The southern province of Kilis has been home to more Syrian refugees than its own population since the start of the ongoing civil war in Syria. The city's locals as well as the local government have gone to great lengths to help Syrian refugees feel at home and to help heal the wounds caused by the war. Initiated by the state hospital in Kilis, the "A Toy, A Smile" project aims to put smiles on Syrian children's faces and to introduce them to their Turkish peers through toys. Eight volunteers, including doctors from the hospital, travel to remote parts of the city where Turkish and Syrian children study together to give them toys to play with together.
The project is being carried out by deputy chief physician Nigar Tepe Karakış and child development specialist Ebru Ölmez of Kilist State Hospital. The toys, on the other hand, are purchased with money donated by medical workers at the hospital as well as by volunteers in the city.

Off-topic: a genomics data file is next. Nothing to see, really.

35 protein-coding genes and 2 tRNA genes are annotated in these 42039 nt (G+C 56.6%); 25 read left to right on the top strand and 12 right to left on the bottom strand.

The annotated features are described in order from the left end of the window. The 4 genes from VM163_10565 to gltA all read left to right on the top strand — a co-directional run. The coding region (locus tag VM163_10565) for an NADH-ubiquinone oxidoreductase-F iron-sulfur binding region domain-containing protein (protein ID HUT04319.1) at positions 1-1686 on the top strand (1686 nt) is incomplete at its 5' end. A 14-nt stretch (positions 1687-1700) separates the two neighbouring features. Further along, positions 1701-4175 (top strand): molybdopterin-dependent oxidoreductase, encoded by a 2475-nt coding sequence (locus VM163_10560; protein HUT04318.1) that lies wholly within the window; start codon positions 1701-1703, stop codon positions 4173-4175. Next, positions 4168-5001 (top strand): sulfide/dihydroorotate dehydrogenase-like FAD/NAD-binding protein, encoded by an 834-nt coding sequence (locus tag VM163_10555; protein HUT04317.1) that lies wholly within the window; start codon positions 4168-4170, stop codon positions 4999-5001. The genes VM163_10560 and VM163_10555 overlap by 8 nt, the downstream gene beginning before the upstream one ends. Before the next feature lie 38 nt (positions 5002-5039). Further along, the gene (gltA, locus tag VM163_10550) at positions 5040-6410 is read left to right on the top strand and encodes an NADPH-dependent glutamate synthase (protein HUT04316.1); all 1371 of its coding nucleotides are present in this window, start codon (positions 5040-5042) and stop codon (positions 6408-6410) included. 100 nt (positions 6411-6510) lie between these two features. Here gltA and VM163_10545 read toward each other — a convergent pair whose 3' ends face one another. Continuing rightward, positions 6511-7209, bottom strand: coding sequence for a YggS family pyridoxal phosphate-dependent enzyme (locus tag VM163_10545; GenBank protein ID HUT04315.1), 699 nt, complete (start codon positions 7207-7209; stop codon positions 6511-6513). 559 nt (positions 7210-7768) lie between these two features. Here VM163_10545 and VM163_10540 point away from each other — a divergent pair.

Speaking during one of their visits to a primary school in a village in Kilis, the state hospital's chief physician Ali Muhsin Güvelioğlu said they want to increase the power of solidarity among children and to bring them joy.
Güvenoğlu said he tries to visit as many schools as possible outside his work hours, adding: "So far, we have introduced our project to four schools in Kilis and distributed toys to 160 children. They were very happy when we gave them the toys; you could see it on their eyes. We want this project to continue." To celebrate Children's Day on April 23, the top students in the village schools will be invited to the hospital and given a tour.
Karakış said they determine which schools they will visit after speaking with the schools' management. Karakış said after they set a date, the volunteers spend the day with the children and play with them. "On the other side of the Turkish-Syrian border, there is a war going on and it has been hell out there for the last eight years. Kilis, being on the border, is one of the cities in Turkey that has been affected the most by the civil war. In the schools we visited, we have witnessed that Turkish and Syrian children consider themselves brothers and sisters, which makes us very happy," she said.
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